Essentially little more than a children’s fantasy film, The Chronicles of Narnia: The Lion, the Witch and the Wardrobe — what a title! — is the first adaptation of C.S. Lewis’ seven-story book series. How faithful an adaptation is it? I don’t know. I’ve never read the books. But I know that as a movie it’s largely successful thanks to its fantastic special effects, uninspired yet exciting plot, and despite being over 140 minutes in length, it never feels that long thanks to great pacing.

The basic premise is this: Four children are evacuated from their house because of invading Germans, they find a wardrobe that leads to the magical land of Narnia, and they then find themselves caught in the middle of a war between a lion and an evil queen, all of which has apparently been foretold in some sort of prophecy. How’s that for a premise? Sure, it’s not exactly unique or even that creative, but it combines a lot of elements and allows for a sprawling story with a colorful cast of characters and enough action to satisfy those who require a lot of action.

The kids, from oldest to youngest: Peter (William Moseley), Susan (Anna Popplewell), Edmund (Skander Keynes), and Lucy (Georgie Henley). Lucy is the one who first finds Narnia, which the other children don’t believe. Eventually, they all wind up in this fantasy world, one in which animals are sentient and are able speak. The evil White Witch (Tilda Swinton) wants to … be evil, I guess. Her big plan seems to be to keep Narnia in an eternal winter. The main good guy is a lion named Aslan (voice of Liam Neeson), who along with the kids will lead an army in an attempt to defeat the White Witch once and for all.

The Lion, the Witch and the Wardrobe winds up being a relatively generic fantasy affair, but given how long ago the books were written, one could assume that films have been borrowing from them for all this time, meaning it only makes sense that now that a film adaptation has been released, it seems generic and derivative. Regardless, it might be the first such film that a child is going to see, and since it is primarily aimed at children, following a tried-and-true story arc makes sense.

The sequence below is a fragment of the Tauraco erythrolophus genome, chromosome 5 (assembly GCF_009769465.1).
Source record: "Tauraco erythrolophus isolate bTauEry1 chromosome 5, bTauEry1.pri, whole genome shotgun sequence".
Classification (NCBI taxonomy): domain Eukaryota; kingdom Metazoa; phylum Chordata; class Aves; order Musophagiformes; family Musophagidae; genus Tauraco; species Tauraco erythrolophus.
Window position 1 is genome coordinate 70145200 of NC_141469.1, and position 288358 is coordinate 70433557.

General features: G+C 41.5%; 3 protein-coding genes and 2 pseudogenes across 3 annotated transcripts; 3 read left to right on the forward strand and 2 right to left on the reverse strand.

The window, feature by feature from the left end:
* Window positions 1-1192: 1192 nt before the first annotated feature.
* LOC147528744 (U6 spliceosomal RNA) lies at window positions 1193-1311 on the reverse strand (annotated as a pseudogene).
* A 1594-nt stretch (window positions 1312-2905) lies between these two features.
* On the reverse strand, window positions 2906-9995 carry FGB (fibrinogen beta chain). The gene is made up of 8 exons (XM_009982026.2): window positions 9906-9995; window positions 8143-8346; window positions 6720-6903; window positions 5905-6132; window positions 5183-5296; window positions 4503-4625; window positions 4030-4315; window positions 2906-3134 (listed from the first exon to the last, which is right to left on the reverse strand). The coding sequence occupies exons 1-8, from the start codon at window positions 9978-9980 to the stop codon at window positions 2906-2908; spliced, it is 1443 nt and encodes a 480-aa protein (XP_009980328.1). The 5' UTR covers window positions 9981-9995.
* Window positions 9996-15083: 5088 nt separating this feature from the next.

The kids are helped along the way by beavers and centaurs, and while the film isn’t constant action, it does conclude with a massive battle — because that’s what’s required in a post-Lord of the Rings universe, I guess. There is action between the time when the kids reach Narnia and this climactic battle, although they’re smaller in scale. Much of that time in the film’s second act is world building, character development, and running away from the bad guys.

There aren’t many moments in this 145-minute film that are boring. Sure, a bit of trimming probably could have removed about 10 minutes, but for the most part, The Lion, the Witch and the Wardrobe justifies its running time. These types of fantasy adventures can usually fill out that amount of time, and this one does just that. It’s well-paced and contains very little filler. Most of what it shows is necessary and interesting.

A great deal of the film works as pure spectacle. The special effects are fantastic. The animals that have been created with CGI looks very realistic. You can tell they’re CGI, especially when they do human-like actions, but for the most part the CGI is great and you can tell a large amount of work was put into making the animals look real. Narnia also winds up being a place of wonder — as it should — and you can spend several minutes at a time just looking at it.

If there’s a real problem with the film it’s that it has been hampered by its family-film approach. It’s for kids, and some of the things it does need to be played incredibly safe and tame in order to (1) be “family friendly” and (2) keep its PG rating. When you read a book, your imagination does a lot of the work and you kind of get to decide how risky some parts play out. In the film version, any ambiguity is removed in favor of the safest choice. The final battle, for instance, is about as deadly as a pillow fight.

It’s surprising how good the children are, especially because this is the first big project for any of them — and if I’m not mistaken a couple of them had no previous acting experience. This isn’t deep acting, but acting alongside CGI creatures is difficult enough for adults, let alone newbie actors. They bring certain elements to their characters, too, meaning you can tell their personalities apart. Names like Tilda Swinton, Liam Neeson, James McAvoy, Ray Winsonte and Jim Broadbent round out the supporting cast.

The Chronicles of Narnia: The Lion, the Witch and the Wardrobe is a good fantasy adventure film, especially considering it’s aimed primarily at children. That it can be this good with its relatively safe screenplay and family friendly appeal is a testament to the source material and the filmmakers. It’s exciting, action-packed, and has some interesting elements to it. It might not be a grand slam from start to finish, but for a 145-minute kids’ film, it does its job very well.